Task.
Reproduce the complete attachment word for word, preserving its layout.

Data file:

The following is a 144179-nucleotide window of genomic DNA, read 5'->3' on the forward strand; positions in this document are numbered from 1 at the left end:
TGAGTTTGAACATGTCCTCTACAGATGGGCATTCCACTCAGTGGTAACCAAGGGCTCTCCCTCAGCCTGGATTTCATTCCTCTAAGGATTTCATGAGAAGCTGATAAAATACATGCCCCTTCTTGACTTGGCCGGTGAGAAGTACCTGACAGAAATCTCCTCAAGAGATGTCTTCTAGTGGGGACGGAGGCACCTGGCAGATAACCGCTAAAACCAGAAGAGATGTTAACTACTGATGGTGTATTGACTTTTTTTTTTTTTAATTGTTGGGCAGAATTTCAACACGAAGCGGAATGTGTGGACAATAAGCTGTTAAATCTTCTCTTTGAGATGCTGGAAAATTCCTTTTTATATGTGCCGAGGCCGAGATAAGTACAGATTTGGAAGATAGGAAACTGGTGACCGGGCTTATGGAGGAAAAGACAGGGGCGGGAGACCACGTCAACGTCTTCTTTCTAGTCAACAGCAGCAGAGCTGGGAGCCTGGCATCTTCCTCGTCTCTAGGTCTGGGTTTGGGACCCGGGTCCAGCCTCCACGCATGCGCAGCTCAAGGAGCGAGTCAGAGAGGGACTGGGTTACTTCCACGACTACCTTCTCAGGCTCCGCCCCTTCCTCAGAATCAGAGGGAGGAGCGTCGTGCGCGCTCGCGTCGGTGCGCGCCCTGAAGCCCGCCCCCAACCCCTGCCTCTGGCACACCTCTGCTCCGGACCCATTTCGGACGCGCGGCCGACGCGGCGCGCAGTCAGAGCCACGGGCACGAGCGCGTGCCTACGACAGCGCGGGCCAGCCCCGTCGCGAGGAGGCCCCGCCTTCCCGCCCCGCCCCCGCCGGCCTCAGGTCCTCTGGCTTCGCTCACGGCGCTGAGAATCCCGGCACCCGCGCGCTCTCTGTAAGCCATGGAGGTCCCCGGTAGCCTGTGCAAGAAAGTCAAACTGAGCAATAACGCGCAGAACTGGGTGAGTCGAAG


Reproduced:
The following is a 144179-nucleotide window of genomic DNA, read 5'->3' on the forward strand; positions in this document are numbered from 1 at the left end:
TGAGTTTGAACATGTCCTCTACAGATGGGCATTCCACTCAGTGGTAACCAAGGGCTCTCCCTCAGCCTGGATTTCATTCCTCTAAGGATTTCATGAGAAGCTGATAAAATACATGCCCCTTCTTGACTTGGCCGGTGAGAAGTACCTGACAGAAATCTCCTCAAGAGATGTCTTCTAGTGGGGACGGAGGCACCTGGCAGATAACCGCTAAAACCAGAAGAGATGTTAACTACTGATGGTGTATTGACTTTTTTTTTTTTTAATTGTTGGGCAGAATTTCAACACGAAGCGGAATGTGTGGACAATAAGCTGTTAAATCTTCTCTTTGAGATGCTGGAAAATTCCTTTTTATATGTGCCGAGGCCGAGATAAGTACAGATTTGGAAGATAGGAAACTGGTGACCGGGCTTATGGAGGAAAAGACAGGGGCGGGAGACCACGTCAACGTCTTCTTTCTAGTCAACAGCAGCAGAGCTGGGAGCCTGGCATCTTCCTCGTCTCTAGGTCTGGGTTTGGGACCCGGGTCCAGCCTCCACGCATGCGCAGCTCAAGGAGCGAGTCAGAGAGGGACTGGGTTACTTCCACGACTACCTTCTCAGGCTCCGCCCCTTCCTCAGAATCAGAGGGAGGAGCGTCGTGCGCGCTCGCGTCGGTGCGCGCCCTGAAGCCCGCCCCCAACCCCTGCCTCTGGCACACCTCTGCTCCGGACCCATTTCGGACGCGCGGCCGACGCGGCGCGCAGTCAGAGCCACGGGCACGAGCGCGTGCCTACGACAGCGCGGGCCAGCCCCGTCGCGAGGAGGCCCCGCCTTCCCGCCCCGCCCCCGCCGGCCTCAGGTCCTCTGGCTTCGCTCACGGCGCTGAGAATCCCGGCACCCGCGCGCTCTCTGTAAGCCATGGAGGTCCCCGGTAGCCTGTGCAAGAAAGTCAAACTGAGCAATAACGCGCAGAACTGGGTGAGTCGAAG